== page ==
However, every true Yankee fan expects this guy to hit into a double play when everything is on the line. He is a stat machine and a fantasy league dream but, to date, he has done, quite literally, nothing when it mattered most. I will no doubt rue the day when he decides to go Kevin Garnett and post a monster game in crunch time but for now A-Rod is a wannabe who once had to hit 8th in the playoffs because he sucked so badly.

Posted by: jim at June 27, 2008 4:55 PM

Batting ARod eighth in that playoff game against Detroit may well have been what cost Torre his job last October.
No doubt ARod was pissed off at his humiliation in Detroit, and his subsequent loyalty to Torre must have been close to zero.
After ARod's monster 2007 season, keeping ARod happy was more important to the Yankee brass than keeping Torre happy.
So....bye-bye Joe.

Posted by: hohoho at June 27, 2008 10:32 PM

mikeski - thanks for the video link - pretty funny stuff

steve - Yep, definitely the best player since Mantle. He probably won't ever be loved like Mattingly and the rest, but not because he's not homegrown. We love Paul O'Neill, for example.

jim - I don't expect him to hit in a double play anymore.

Posted by: MVH at June 28, 2008 8:31 AM

More info from this site on Greg Harris and other ambidextrous pitchers:

"But just before his retirement, while pitching for the Expos in 1995, the veteran hurler finally became the only twentieth-century pitcher to throw from both sides of the mound. After Harris (pitching righty) retired Reggie Sanders to start off the ninth inning of a game against the Cincinnati Reds on September 28, 1995, he turned around to face the left-handed Hal Morris.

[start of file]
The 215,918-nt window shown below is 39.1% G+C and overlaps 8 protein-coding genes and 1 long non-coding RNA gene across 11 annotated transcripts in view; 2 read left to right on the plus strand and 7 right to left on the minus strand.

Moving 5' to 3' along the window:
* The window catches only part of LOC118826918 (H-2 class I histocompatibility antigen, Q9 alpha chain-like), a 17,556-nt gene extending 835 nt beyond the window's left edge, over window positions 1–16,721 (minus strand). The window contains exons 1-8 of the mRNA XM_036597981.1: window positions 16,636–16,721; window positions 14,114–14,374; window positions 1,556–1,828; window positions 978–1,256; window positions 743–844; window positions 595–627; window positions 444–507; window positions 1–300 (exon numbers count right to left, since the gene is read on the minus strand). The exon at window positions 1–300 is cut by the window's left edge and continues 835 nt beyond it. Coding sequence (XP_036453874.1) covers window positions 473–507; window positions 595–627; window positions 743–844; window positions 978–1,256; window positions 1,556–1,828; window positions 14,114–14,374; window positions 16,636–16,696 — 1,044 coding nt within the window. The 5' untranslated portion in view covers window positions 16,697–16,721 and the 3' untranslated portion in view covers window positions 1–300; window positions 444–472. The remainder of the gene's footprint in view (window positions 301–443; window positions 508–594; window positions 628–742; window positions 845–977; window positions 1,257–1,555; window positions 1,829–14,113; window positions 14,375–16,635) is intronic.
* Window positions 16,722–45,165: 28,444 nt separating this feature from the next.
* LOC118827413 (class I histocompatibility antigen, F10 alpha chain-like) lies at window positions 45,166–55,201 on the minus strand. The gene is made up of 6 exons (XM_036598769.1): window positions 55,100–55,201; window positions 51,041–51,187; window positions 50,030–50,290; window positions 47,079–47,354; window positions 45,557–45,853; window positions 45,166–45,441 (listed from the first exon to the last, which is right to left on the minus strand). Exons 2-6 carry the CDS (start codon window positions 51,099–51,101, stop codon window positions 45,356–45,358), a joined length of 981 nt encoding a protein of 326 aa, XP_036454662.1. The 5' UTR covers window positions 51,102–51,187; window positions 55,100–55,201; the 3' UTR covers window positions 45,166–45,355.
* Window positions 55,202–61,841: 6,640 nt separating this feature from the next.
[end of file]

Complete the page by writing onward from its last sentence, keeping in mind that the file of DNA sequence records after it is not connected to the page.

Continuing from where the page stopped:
Harris issued a free pass, thus becoming the first ambidextrous major-league pitcher since Elton "Ice Box" Chamberlain of the American Association in 1888. Nerve-wracked, he stayed a southpaw and induced a ground-out from Eddie Taubensee, closing out the inning by retiring Bret Boone as a righty. The last pitcher to use both hands in a pro game had been Bert Campaneris, who did so in 1962 while playing for Daytona Beach in the Florida State League. (JCA/JGR)"

Posted by: MVH at June 28, 2008 11:04 AM

I'd do a post on this if I had more time handy, but it's an interesting question. If you mean the best career in pinstripes since the Mick, it's gotta be Jeter. If you mean the best at any point in time, I'd put A-Rod ahead of Mattingly or Jeter, but it's an interesting question if he's really better than Rickey at his best.

Posted by: The Crank at June 28, 2008 11:32 AM

Looking at peak value while a Yankee, Rickey's best WARP3 was 13.2 in 1985, when he posted slash stats of .314/.419/.516 (and stole 80 bases with only 10 caught stealing).

A-Rod's best year as a Yank was last year, when he had a 13.4 WARP3 and slash stats of .314/.422/.645. That's in an environment favoring offense a little more than the mid-80s.

It's damn close, pretty much a toss-up.

Posted by: Robby at July 1, 2008 2:49 AM